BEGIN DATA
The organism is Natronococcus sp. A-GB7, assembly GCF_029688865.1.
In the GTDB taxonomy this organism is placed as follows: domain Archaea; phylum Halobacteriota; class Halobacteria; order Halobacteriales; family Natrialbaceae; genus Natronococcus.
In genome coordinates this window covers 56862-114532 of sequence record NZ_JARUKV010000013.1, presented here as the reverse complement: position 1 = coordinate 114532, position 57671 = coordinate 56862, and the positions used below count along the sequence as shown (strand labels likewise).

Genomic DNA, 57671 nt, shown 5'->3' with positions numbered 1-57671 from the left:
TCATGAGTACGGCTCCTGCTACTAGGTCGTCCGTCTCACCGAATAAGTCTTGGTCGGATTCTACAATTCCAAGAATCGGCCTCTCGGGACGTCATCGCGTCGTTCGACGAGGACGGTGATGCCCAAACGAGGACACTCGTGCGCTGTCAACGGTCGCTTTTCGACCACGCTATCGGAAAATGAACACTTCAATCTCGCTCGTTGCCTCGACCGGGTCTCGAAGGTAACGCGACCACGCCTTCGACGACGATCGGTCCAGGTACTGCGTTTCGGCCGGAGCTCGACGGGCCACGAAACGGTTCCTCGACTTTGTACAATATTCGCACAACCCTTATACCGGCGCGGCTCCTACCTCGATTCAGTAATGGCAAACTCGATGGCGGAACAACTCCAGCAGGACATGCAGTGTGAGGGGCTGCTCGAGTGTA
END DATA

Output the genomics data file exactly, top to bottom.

The organism is Natronococcus sp. A-GB7, assembly GCF_029688865.1.
In the GTDB taxonomy this organism is placed as follows: domain Archaea; phylum Halobacteriota; class Halobacteria; order Halobacteriales; family Natrialbaceae; genus Natronococcus.
In genome coordinates this window covers 56862-114532 of sequence record NZ_JARUKV010000013.1, presented here as the reverse complement: position 1 = coordinate 114532, position 57671 = coordinate 56862, and the positions used below count along the sequence as shown (strand labels likewise).

Genomic DNA, 57671 nt, shown 5'->3' with positions numbered 1-57671 from the left:
TCATGAGTACGGCTCCTGCTACTAGGTCGTCCGTCTCACCGAATAAGTCTTGGTCGGATTCTACAATTCCAAGAATCGGCCTCTCGGGACGTCATCGCGTCGTTCGACGAGGACGGTGATGCCCAAACGAGGACACTCGTGCGCTGTCAACGGTCGCTTTTCGACCACGCTATCGGAAAATGAACACTTCAATCTCGCTCGTTGCCTCGACCGGGTCTCGAAGGTAACGCGACCACGCCTTCGACGACGATCGGTCCAGGTACTGCGTTTCGGCCGGAGCTCGACGGGCCACGAAACGGTTCCTCGACTTTGTACAATATTCGCACAACCCTTATACCGGCGCGGCTCCTACCTCGATTCAGTAATGGCAAACTCGATGGCGGAACAACTCCAGCAGGACATGCAGTGTGAGGGGCTGCTCGAGTGTA